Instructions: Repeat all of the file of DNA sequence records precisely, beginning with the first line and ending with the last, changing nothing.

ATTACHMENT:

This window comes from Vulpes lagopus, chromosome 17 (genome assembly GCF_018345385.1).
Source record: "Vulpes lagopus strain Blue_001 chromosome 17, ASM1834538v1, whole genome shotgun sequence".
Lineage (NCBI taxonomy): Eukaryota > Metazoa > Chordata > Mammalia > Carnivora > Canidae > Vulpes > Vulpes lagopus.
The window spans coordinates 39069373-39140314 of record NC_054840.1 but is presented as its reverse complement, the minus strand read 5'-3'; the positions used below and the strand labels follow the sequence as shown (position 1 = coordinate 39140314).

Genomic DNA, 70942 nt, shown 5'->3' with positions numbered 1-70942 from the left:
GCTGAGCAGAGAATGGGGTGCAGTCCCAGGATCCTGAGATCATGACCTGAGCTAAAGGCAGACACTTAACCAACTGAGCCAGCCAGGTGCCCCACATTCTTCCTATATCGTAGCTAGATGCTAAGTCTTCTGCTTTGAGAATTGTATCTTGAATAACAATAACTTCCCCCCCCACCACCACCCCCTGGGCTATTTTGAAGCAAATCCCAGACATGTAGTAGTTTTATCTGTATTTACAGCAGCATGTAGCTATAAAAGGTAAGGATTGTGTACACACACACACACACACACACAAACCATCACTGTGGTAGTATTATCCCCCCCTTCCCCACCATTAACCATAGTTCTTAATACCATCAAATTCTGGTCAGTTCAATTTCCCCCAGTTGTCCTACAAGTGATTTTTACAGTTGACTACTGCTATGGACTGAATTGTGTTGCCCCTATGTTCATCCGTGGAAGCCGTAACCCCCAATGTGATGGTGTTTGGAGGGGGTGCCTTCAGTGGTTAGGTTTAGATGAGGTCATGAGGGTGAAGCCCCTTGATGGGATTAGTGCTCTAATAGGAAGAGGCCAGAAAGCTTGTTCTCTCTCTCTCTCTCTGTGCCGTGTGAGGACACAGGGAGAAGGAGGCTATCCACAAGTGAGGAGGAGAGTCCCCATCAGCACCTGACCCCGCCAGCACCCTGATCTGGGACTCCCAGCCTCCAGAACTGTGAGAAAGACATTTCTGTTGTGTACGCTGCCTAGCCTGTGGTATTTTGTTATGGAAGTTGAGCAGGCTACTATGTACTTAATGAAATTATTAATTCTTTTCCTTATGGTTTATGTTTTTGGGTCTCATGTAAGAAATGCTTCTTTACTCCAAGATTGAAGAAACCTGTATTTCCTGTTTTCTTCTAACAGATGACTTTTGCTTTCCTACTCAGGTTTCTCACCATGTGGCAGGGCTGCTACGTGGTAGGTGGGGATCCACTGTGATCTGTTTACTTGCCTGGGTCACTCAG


This window comes from Vulpes lagopus, chromosome 17 (genome assembly GCF_018345385.1).
Source record: "Vulpes lagopus strain Blue_001 chromosome 17, ASM1834538v1, whole genome shotgun sequence".
Lineage (NCBI taxonomy): Eukaryota > Metazoa > Chordata > Mammalia > Carnivora > Canidae > Vulpes > Vulpes lagopus.
The window spans coordinates 39069373-39140314 of record NC_054840.1 but is presented as its reverse complement, the minus strand read 5'-3'; the positions used below and the strand labels follow the sequence as shown (position 1 = coordinate 39140314).

Genomic DNA, 70942 nt, shown 5'->3' with positions numbered 1-70942 from the left:
GCTGAGCAGAGAATGGGGTGCAGTCCCAGGATCCTGAGATCATGACCTGAGCTAAAGGCAGACACTTAACCAACTGAGCCAGCCAGGTGCCCCACATTCTTCCTATATCGTAGCTAGATGCTAAGTCTTCTGCTTTGAGAATTGTATCTTGAATAACAATAACTTCCCCCCCCACCACCACCCCCTGGGCTATTTTGAAGCAAATCCCAGACATGTAGTAGTTTTATCTGTATTTACAGCAGCATGTAGCTATAAAAGGTAAGGATTGTGTACACACACACACACACACACACAAACCATCACTGTGGTAGTATTATCCCCCCCTTCCCCACCATTAACCATAGTTCTTAATACCATCAAATTCTGGTCAGTTCAATTTCCCCCAGTTGTCCTACAAGTGATTTTTACAGTTGACTACTGCTATGGACTGAATTGTGTTGCCCCTATGTTCATCCGTGGAAGCCGTAACCCCCAATGTGATGGTGTTTGGAGGGGGTGCCTTCAGTGGTTAGGTTTAGATGAGGTCATGAGGGTGAAGCCCCTTGATGGGATTAGTGCTCTAATAGGAAGAGGCCAGAAAGCTTGTTCTCTCTCTCTCTCTCTGTGCCGTGTGAGGACACAGGGAGAAGGAGGCTATCCACAAGTGAGGAGGAGAGTCCCCATCAGCACCTGACCCCGCCAGCACCCTGATCTGGGACTCCCAGCCTCCAGAACTGTGAGAAAGACATTTCTGTTGTGTACGCTGCCTAGCCTGTGGTATTTTGTTATGGAAGTTGAGCAGGCTACTATGTACTTAATGAAATTATTAATTCTTTTCCTTATGGTTTATGTTTTTGGGTCTCATGTAAGAAATGCTTCTTTACTCCAAGATTGAAGAAACCTGTATTTCCTGTTTTCTTCTAACAGATGACTTTTGCTTTCCTACTCAGGTTTCTCACCATGTGGCAGGGCTGCTACGTGGTAGGTGGGGATCCACTGTGATCTGTTTACTTGCCTGGGTCACTCAG